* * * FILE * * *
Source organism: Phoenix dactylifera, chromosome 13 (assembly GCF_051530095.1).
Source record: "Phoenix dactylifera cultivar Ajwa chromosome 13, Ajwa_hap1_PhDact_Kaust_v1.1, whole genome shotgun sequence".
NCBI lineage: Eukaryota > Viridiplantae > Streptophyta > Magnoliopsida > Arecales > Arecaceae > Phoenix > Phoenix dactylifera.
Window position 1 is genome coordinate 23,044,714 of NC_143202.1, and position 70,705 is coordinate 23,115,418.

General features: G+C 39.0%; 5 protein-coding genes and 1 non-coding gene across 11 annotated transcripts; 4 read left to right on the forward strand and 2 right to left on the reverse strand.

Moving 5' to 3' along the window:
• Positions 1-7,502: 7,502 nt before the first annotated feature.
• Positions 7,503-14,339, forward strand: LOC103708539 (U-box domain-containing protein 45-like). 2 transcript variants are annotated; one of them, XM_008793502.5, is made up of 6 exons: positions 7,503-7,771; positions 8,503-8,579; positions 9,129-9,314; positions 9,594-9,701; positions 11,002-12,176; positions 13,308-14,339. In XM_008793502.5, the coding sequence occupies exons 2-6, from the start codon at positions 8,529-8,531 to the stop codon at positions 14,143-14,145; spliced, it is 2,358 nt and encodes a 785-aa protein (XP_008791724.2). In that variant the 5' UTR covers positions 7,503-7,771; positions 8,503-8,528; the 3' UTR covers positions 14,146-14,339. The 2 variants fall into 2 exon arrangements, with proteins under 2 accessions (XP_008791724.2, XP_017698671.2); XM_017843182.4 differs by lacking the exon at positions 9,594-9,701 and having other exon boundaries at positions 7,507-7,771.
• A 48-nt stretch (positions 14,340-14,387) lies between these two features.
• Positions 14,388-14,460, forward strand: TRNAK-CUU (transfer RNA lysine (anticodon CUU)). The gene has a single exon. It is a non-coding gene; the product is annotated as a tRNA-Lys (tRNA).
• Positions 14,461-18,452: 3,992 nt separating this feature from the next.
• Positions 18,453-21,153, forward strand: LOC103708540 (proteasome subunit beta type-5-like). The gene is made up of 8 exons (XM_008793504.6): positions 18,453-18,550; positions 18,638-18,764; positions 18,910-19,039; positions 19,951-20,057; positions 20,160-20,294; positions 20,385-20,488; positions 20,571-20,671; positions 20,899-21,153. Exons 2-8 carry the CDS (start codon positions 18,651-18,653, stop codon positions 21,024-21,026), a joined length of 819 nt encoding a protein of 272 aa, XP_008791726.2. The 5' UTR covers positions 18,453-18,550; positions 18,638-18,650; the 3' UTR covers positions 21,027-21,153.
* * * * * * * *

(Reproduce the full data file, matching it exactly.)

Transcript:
Source organism: Phoenix dactylifera, chromosome 13 (assembly GCF_051530095.1).
Source record: "Phoenix dactylifera cultivar Ajwa chromosome 13, Ajwa_hap1_PhDact_Kaust_v1.1, whole genome shotgun sequence".
NCBI lineage: Eukaryota > Viridiplantae > Streptophyta > Magnoliopsida > Arecales > Arecaceae > Phoenix > Phoenix dactylifera.
Window position 1 is genome coordinate 23,044,714 of NC_143202.1, and position 70,705 is coordinate 23,115,418.

General features: G+C 39.0%; 5 protein-coding genes and 1 non-coding gene across 11 annotated transcripts; 4 read left to right on the forward strand and 2 right to left on the reverse strand.

Moving 5' to 3' along the window:
• Positions 1-7,502: 7,502 nt before the first annotated feature.
• Positions 7,503-14,339, forward strand: LOC103708539 (U-box domain-containing protein 45-like). 2 transcript variants are annotated; one of them, XM_008793502.5, is made up of 6 exons: positions 7,503-7,771; positions 8,503-8,579; positions 9,129-9,314; positions 9,594-9,701; positions 11,002-12,176; positions 13,308-14,339. In XM_008793502.5, the coding sequence occupies exons 2-6, from the start codon at positions 8,529-8,531 to the stop codon at positions 14,143-14,145; spliced, it is 2,358 nt and encodes a 785-aa protein (XP_008791724.2). In that variant the 5' UTR covers positions 7,503-7,771; positions 8,503-8,528; the 3' UTR covers positions 14,146-14,339. The 2 variants fall into 2 exon arrangements, with proteins under 2 accessions (XP_008791724.2, XP_017698671.2); XM_017843182.4 differs by lacking the exon at positions 9,594-9,701 and having other exon boundaries at positions 7,507-7,771.
• A 48-nt stretch (positions 14,340-14,387) lies between these two features.
• Positions 14,388-14,460, forward strand: TRNAK-CUU (transfer RNA lysine (anticodon CUU)). The gene has a single exon. It is a non-coding gene; the product is annotated as a tRNA-Lys (tRNA).
• Positions 14,461-18,452: 3,992 nt separating this feature from the next.
• Positions 18,453-21,153, forward strand: LOC103708540 (proteasome subunit beta type-5-like). The gene is made up of 8 exons (XM_008793504.6): positions 18,453-18,550; positions 18,638-18,764; positions 18,910-19,039; positions 19,951-20,057; positions 20,160-20,294; positions 20,385-20,488; positions 20,571-20,671; positions 20,899-21,153. Exons 2-8 carry the CDS (start codon positions 18,651-18,653, stop codon positions 21,024-21,026), a joined length of 819 nt encoding a protein of 272 aa, XP_008791726.2. The 5' UTR covers positions 18,453-18,550; positions 18,638-18,650; the 3' UTR covers positions 21,027-21,153.